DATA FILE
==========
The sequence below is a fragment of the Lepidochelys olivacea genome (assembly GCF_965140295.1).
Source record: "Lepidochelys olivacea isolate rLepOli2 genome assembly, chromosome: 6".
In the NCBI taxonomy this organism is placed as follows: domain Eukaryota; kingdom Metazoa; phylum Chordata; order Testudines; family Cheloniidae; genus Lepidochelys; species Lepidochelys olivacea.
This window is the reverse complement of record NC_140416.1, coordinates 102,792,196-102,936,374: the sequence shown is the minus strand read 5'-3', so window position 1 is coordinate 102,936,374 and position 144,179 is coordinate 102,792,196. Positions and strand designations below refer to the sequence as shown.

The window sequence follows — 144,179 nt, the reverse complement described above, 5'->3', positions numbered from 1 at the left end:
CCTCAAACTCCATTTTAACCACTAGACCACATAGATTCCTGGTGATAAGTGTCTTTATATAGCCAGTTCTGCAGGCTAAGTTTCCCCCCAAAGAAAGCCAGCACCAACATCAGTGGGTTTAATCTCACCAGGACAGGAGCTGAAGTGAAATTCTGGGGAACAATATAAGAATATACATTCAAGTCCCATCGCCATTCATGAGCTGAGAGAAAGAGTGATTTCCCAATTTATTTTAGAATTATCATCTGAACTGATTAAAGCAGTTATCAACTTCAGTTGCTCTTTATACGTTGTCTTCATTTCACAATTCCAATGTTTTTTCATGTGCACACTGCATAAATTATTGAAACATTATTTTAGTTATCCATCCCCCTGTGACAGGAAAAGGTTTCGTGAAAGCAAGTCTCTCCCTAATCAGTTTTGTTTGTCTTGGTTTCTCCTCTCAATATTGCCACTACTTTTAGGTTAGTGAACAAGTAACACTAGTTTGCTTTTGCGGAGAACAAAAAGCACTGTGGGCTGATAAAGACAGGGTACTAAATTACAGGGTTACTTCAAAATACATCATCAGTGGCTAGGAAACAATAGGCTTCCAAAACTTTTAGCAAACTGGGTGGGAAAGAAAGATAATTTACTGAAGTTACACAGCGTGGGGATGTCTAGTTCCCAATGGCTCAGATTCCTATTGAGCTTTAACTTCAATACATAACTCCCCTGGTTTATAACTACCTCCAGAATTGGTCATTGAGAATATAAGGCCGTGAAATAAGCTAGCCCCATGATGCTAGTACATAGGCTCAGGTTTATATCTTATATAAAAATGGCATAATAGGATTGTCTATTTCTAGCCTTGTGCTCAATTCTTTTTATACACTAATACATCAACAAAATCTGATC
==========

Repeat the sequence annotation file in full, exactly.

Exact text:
The sequence below is a fragment of the Lepidochelys olivacea genome (assembly GCF_965140295.1).
Source record: "Lepidochelys olivacea isolate rLepOli2 genome assembly, chromosome: 6".
In the NCBI taxonomy this organism is placed as follows: domain Eukaryota; kingdom Metazoa; phylum Chordata; order Testudines; family Cheloniidae; genus Lepidochelys; species Lepidochelys olivacea.
This window is the reverse complement of record NC_140416.1, coordinates 102,792,196-102,936,374: the sequence shown is the minus strand read 5'-3', so window position 1 is coordinate 102,936,374 and position 144,179 is coordinate 102,792,196. Positions and strand designations below refer to the sequence as shown.

The window sequence follows — 144,179 nt, the reverse complement described above, 5'->3', positions numbered from 1 at the left end:
CCTCAAACTCCATTTTAACCACTAGACCACATAGATTCCTGGTGATAAGTGTCTTTATATAGCCAGTTCTGCAGGCTAAGTTTCCCCCCAAAGAAAGCCAGCACCAACATCAGTGGGTTTAATCTCACCAGGACAGGAGCTGAAGTGAAATTCTGGGGAACAATATAAGAATATACATTCAAGTCCCATCGCCATTCATGAGCTGAGAGAAAGAGTGATTTCCCAATTTATTTTAGAATTATCATCTGAACTGATTAAAGCAGTTATCAACTTCAGTTGCTCTTTATACGTTGTCTTCATTTCACAATTCCAATGTTTTTTCATGTGCACACTGCATAAATTATTGAAACATTATTTTAGTTATCCATCCCCCTGTGACAGGAAAAGGTTTCGTGAAAGCAAGTCTCTCCCTAATCAGTTTTGTTTGTCTTGGTTTCTCCTCTCAATATTGCCACTACTTTTAGGTTAGTGAACAAGTAACACTAGTTTGCTTTTGCGGAGAACAAAAAGCACTGTGGGCTGATAAAGACAGGGTACTAAATTACAGGGTTACTTCAAAATACATCATCAGTGGCTAGGAAACAATAGGCTTCCAAAACTTTTAGCAAACTGGGTGGGAAAGAAAGATAATTTACTGAAGTTACACAGCGTGGGGATGTCTAGTTCCCAATGGCTCAGATTCCTATTGAGCTTTAACTTCAATACATAACTCCCCTGGTTTATAACTACCTCCAGAATTGGTCATTGAGAATATAAGGCCGTGAAATAAGCTAGCCCCATGATGCTAGTACATAGGCTCAGGTTTATATCTTATATAAAAATGGCATAATAGGATTGTCTATTTCTAGCCTTGTGCTCAATTCTTTTTATACACTAATACATCAACAAAATCTGATC